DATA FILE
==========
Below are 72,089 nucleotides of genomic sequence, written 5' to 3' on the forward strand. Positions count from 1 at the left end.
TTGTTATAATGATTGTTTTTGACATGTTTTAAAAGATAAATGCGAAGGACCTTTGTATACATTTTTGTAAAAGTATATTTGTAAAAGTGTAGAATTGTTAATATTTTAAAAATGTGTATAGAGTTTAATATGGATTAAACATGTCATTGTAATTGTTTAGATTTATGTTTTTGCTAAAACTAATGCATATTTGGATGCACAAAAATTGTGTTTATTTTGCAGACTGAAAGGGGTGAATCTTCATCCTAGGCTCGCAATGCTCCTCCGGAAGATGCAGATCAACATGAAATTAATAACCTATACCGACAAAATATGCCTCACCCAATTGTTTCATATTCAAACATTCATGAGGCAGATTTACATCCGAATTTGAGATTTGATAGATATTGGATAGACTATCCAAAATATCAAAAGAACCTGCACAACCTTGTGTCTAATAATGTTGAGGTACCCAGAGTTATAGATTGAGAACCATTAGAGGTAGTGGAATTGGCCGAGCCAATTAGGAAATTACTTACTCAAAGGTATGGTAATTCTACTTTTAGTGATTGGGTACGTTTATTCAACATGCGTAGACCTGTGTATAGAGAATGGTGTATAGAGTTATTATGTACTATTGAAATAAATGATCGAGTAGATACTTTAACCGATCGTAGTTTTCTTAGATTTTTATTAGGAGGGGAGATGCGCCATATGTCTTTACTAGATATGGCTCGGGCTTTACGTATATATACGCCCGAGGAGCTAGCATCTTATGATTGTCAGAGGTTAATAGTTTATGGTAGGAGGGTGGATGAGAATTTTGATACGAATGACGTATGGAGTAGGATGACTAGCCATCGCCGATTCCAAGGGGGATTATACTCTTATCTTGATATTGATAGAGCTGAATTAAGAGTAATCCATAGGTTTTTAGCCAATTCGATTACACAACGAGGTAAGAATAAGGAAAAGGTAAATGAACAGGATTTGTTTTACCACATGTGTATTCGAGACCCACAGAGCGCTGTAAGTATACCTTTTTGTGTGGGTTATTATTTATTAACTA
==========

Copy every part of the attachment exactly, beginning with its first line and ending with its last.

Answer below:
Below are 72,089 nucleotides of genomic sequence, written 5' to 3' on the forward strand. Positions count from 1 at the left end.
TTGTTATAATGATTGTTTTTGACATGTTTTAAAAGATAAATGCGAAGGACCTTTGTATACATTTTTGTAAAAGTATATTTGTAAAAGTGTAGAATTGTTAATATTTTAAAAATGTGTATAGAGTTTAATATGGATTAAACATGTCATTGTAATTGTTTAGATTTATGTTTTTGCTAAAACTAATGCATATTTGGATGCACAAAAATTGTGTTTATTTTGCAGACTGAAAGGGGTGAATCTTCATCCTAGGCTCGCAATGCTCCTCCGGAAGATGCAGATCAACATGAAATTAATAACCTATACCGACAAAATATGCCTCACCCAATTGTTTCATATTCAAACATTCATGAGGCAGATTTACATCCGAATTTGAGATTTGATAGATATTGGATAGACTATCCAAAATATCAAAAGAACCTGCACAACCTTGTGTCTAATAATGTTGAGGTACCCAGAGTTATAGATTGAGAACCATTAGAGGTAGTGGAATTGGCCGAGCCAATTAGGAAATTACTTACTCAAAGGTATGGTAATTCTACTTTTAGTGATTGGGTACGTTTATTCAACATGCGTAGACCTGTGTATAGAGAATGGTGTATAGAGTTATTATGTACTATTGAAATAAATGATCGAGTAGATACTTTAACCGATCGTAGTTTTCTTAGATTTTTATTAGGAGGGGAGATGCGCCATATGTCTTTACTAGATATGGCTCGGGCTTTACGTATATATACGCCCGAGGAGCTAGCATCTTATGATTGTCAGAGGTTAATAGTTTATGGTAGGAGGGTGGATGAGAATTTTGATACGAATGACGTATGGAGTAGGATGACTAGCCATCGCCGATTCCAAGGGGGATTATACTCTTATCTTGATATTGATAGAGCTGAATTAAGAGTAATCCATAGGTTTTTAGCCAATTCGATTACACAACGAGGTAAGAATAAGGAAAAGGTAAATGAACAGGATTTGTTTTACCACATGTGTATTCGAGACCCACAGAGCGCTGTAAGTATACCTTTTTGTGTGGGTTATTATTTATTAACTA